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Basement Ventilation

BenNZ | Posted in Mechanicals on

Hey

We are finishing a basement in the north east, hot humid in the summer cold and dry in the winter. We have created a tight envelope with XPS against the walls taped and foamed, same in the rim joist area. Additional insulation will be added to the framing. The basement has several small operable windows however we want to mechanically ventilate the basement (eg an ERV) and also control humidity. Are there any units that can do both or do we need a separate ERV and dehumidifier? If we need separate can they be staked to run on the same ducting or stand alone is best? Lastly, we could also install a wall hung mini split heat pump to help condition the air in summer and provide heat if needed in the winter. I would appreciate best practice options.

Thanks
Ben

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Replies

  1. Steve Knapp CZ 3A Georgia | | #1

    BenNZ,

    Be sure to read this article (and check the sidebar links) if you haven't done so already: https://www.greenbuildingadvisor.com/article/how-much-fresh-air-does-your-home-need

    You might consider the Panasonic IntelliBalance (latest series) as a ventilation solution. If you have high indoor humidity levels, you should attempt to resolve those without dehumidification if possible. If mechanical dehumidification is your best option, you could install an Energy Star dehumidifier along with the Panasonic unit (or another ERV/HRV). Another option is installing an UltraAire (not UltimateAir) ventilating dehumidifier.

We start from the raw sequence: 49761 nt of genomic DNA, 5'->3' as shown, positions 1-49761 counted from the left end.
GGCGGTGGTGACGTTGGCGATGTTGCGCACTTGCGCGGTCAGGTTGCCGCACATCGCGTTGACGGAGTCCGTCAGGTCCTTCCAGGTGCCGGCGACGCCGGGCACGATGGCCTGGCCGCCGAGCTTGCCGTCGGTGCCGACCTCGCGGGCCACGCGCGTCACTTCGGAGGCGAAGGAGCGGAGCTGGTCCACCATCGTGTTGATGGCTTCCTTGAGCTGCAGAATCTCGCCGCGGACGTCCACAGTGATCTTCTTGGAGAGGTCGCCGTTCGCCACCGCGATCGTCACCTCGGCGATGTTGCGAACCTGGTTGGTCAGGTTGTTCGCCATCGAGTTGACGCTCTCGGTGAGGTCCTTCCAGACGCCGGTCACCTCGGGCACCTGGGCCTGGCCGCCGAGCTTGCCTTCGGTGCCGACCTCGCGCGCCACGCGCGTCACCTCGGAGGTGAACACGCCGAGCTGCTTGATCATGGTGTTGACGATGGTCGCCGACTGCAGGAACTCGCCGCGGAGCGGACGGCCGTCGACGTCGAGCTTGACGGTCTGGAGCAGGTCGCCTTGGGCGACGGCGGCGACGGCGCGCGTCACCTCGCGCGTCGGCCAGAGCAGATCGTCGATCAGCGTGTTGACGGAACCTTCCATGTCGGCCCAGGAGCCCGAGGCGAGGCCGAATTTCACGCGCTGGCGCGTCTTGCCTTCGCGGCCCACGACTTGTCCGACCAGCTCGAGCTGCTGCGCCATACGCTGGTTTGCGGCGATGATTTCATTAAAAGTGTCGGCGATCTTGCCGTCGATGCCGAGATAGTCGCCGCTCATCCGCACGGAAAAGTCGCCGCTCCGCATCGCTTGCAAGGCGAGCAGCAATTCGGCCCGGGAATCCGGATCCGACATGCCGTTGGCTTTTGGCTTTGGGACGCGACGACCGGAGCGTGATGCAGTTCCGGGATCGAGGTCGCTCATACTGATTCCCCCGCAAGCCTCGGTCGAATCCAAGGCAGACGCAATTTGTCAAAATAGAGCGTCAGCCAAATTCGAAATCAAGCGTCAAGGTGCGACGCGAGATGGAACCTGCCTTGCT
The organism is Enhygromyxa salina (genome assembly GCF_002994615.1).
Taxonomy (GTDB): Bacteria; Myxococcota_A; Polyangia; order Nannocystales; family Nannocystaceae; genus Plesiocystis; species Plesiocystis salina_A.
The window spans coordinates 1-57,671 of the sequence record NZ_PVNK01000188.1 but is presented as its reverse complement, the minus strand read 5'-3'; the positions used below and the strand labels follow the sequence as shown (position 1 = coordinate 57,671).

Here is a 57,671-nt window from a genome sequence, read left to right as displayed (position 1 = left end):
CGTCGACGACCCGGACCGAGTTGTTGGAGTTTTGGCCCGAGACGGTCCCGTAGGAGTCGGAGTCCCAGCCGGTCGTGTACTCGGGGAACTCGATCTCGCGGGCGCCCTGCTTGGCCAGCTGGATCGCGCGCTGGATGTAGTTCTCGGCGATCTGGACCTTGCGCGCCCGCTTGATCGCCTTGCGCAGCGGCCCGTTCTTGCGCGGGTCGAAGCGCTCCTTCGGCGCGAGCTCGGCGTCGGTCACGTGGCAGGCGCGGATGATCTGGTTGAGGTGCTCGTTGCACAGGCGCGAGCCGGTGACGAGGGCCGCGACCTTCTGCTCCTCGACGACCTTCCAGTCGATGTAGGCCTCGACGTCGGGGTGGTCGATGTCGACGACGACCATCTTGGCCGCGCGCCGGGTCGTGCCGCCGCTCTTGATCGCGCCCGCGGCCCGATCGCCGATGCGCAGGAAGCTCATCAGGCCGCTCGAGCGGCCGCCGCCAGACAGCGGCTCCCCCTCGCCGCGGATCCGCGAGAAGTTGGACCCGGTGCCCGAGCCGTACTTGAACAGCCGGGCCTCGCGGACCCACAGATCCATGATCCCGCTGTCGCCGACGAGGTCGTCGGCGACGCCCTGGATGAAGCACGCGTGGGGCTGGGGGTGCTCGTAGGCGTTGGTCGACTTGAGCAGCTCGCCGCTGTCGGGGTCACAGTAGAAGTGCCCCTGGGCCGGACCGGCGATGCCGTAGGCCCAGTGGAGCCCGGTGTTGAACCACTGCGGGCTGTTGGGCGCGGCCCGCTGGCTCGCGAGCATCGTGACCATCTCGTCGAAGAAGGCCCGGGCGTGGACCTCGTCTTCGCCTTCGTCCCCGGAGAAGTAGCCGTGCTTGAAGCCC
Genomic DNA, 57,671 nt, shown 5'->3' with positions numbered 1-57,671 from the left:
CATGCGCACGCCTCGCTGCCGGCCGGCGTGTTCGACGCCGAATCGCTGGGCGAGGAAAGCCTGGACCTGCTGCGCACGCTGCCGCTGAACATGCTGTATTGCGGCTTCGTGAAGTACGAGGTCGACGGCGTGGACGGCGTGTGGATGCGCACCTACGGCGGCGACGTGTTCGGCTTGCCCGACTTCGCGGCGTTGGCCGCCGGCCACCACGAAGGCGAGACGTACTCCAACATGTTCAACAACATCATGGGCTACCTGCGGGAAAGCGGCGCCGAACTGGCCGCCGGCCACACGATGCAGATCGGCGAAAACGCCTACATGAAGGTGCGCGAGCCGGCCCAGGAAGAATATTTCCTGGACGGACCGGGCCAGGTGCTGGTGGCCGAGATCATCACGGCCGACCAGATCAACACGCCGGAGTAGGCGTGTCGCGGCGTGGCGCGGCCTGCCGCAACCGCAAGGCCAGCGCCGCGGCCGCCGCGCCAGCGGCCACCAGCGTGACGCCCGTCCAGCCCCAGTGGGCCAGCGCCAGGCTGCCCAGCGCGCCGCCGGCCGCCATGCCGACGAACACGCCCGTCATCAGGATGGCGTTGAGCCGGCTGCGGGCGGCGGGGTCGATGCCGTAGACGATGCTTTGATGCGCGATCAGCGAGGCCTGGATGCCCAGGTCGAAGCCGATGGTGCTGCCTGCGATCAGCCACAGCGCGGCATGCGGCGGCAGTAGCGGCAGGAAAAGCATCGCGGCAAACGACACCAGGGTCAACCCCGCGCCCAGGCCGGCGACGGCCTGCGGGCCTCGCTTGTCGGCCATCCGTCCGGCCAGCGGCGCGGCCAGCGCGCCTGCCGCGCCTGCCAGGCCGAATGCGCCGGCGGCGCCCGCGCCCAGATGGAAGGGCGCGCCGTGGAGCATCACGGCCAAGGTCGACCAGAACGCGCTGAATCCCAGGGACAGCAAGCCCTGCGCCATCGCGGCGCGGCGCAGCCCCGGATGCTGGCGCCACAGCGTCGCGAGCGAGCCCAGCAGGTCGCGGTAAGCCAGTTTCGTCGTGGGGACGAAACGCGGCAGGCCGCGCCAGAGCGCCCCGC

2. BenNZ | | #2

    Steve,

    Thanks for your reply. I will look at those products now. I could not see a link to the article you were referencing, apologies if I am missing it.

    The humidity levels in the house are not bad but it can be outside in the summer time, that said with lots of kids down there we want to take the opportunity to build in systems now to deal with any problems in the future.

    Thanks again Steve,
    Ben

  3. Steve Knapp CZ 3A Georgia | | #3

    Ben,

    Sorry. I edited the post and added the link.

  4. BenNZ | | #4

    Thanks again Steve. Much appreciated.
    Ben

  5. DCContrarian | | #5

    Another thing to look at is the Build Equinox CERV (https://buildequinox.com/thesystem/)

    I haven't installed one, but when I talked with them they said it has enough dehumidification to remove any humidity in the makeup air. If there is a humidity load beyond that it may not be enough.

    It is pricy though.

  6. Steve Knapp CZ 3A Georgia | | #6

    A post on the company's website suggests about $6,000 plus labor. I'm guessing that's about twice the cost of an ERV/HRV or a ventilating dehumidifier. Still, it looks like an elegant solution, and I like the CO2 and VOC monitoring feature.

  7. Expert Member
    Akos | | #7

    Proper ventilation is something that is needed even in a not well sealed house.
    Ventilation is something you design for the whole house, not just the basement.

    https://www.greenbuildingadvisor.com/article/revisiting-ventilation

    An ERV will make humidity issues in the house worse when it is hot and humid outside, it just brings in less moisture than an HRV. It won't dehumidify your basement. If needed, the typical solution around me (Toronto) is a stand alone dehumidifier.

    You can definately heat a basement with a wall mount, keep in mind that a well insulated basements have very little loss, you are looking at 3000 to 6000 BTU heat load. Don't be temped to oversize the unit based on ton/sqft rules of thumb.

    In most cases the wall mount will not help with dehumidification as there is very little cooling load even in hot summers, you can try it and see if you can get by with the dry mode some that some units have before going for a stand alone dehumidifer.

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